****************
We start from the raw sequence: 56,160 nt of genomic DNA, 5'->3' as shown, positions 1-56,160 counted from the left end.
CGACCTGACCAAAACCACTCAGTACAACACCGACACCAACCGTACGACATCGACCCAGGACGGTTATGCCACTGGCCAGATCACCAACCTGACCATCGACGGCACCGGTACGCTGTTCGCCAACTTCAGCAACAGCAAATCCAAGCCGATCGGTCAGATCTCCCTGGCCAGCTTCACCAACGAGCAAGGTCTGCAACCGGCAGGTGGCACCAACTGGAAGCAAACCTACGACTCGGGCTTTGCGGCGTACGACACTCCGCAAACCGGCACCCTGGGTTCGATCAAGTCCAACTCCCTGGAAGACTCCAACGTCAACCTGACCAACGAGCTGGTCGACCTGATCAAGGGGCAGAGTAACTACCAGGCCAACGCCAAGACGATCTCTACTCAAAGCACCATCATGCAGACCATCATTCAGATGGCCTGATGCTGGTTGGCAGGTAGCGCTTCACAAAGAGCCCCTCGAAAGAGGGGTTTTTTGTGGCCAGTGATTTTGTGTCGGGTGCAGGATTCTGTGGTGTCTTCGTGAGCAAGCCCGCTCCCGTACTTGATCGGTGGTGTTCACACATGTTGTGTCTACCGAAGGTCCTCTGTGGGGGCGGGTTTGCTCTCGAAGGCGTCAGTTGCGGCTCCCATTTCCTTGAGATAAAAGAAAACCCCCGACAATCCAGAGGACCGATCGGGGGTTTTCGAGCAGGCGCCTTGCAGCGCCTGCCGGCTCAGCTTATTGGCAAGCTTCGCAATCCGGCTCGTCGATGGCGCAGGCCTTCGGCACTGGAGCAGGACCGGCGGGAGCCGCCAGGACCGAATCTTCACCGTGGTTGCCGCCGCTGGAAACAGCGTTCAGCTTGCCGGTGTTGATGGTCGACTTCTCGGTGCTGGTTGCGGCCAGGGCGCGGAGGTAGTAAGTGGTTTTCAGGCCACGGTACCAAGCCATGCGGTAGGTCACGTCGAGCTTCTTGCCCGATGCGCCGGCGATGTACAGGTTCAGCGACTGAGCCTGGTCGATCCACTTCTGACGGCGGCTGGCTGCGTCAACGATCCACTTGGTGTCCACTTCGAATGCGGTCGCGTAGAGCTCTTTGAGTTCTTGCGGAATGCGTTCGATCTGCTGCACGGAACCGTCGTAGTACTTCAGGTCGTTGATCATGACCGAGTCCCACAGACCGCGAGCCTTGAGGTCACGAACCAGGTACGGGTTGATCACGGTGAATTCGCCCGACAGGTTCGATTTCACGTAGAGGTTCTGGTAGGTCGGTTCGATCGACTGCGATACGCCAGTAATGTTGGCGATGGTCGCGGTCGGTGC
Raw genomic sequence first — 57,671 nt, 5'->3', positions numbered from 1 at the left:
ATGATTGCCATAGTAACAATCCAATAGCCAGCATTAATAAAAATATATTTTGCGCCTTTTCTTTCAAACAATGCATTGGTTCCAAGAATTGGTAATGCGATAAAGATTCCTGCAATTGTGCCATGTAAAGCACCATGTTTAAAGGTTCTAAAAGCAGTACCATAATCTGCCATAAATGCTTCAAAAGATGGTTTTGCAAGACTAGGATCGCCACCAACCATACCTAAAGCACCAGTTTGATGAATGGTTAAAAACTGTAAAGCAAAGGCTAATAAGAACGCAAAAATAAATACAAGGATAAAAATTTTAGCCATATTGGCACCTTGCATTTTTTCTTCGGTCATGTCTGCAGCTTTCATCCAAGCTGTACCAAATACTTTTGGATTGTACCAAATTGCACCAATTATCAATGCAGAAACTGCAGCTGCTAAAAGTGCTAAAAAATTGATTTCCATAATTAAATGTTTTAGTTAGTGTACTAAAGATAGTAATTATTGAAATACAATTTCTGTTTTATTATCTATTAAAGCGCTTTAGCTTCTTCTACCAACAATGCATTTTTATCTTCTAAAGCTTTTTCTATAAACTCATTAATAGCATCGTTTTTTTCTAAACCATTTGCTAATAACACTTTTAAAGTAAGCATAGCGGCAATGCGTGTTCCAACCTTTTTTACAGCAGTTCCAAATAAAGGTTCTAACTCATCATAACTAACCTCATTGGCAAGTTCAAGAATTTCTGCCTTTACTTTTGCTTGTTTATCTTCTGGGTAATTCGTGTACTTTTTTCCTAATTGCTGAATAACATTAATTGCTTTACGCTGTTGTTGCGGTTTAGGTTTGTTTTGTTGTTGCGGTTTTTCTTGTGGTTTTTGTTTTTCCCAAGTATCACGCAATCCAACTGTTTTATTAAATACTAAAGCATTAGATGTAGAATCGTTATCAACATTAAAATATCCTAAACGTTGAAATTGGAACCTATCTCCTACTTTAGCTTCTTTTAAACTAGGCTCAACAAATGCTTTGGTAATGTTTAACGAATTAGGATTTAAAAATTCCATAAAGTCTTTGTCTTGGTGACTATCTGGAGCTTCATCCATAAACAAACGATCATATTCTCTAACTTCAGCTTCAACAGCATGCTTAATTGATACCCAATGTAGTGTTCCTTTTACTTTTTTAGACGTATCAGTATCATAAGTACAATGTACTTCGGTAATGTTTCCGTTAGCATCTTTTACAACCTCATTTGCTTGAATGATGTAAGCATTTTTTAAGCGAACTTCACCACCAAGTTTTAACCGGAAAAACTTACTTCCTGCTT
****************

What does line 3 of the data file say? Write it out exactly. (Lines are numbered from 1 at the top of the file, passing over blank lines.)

Raw genomic sequence first — 57,671 nt, 5'->3', positions numbered from 1 at the left: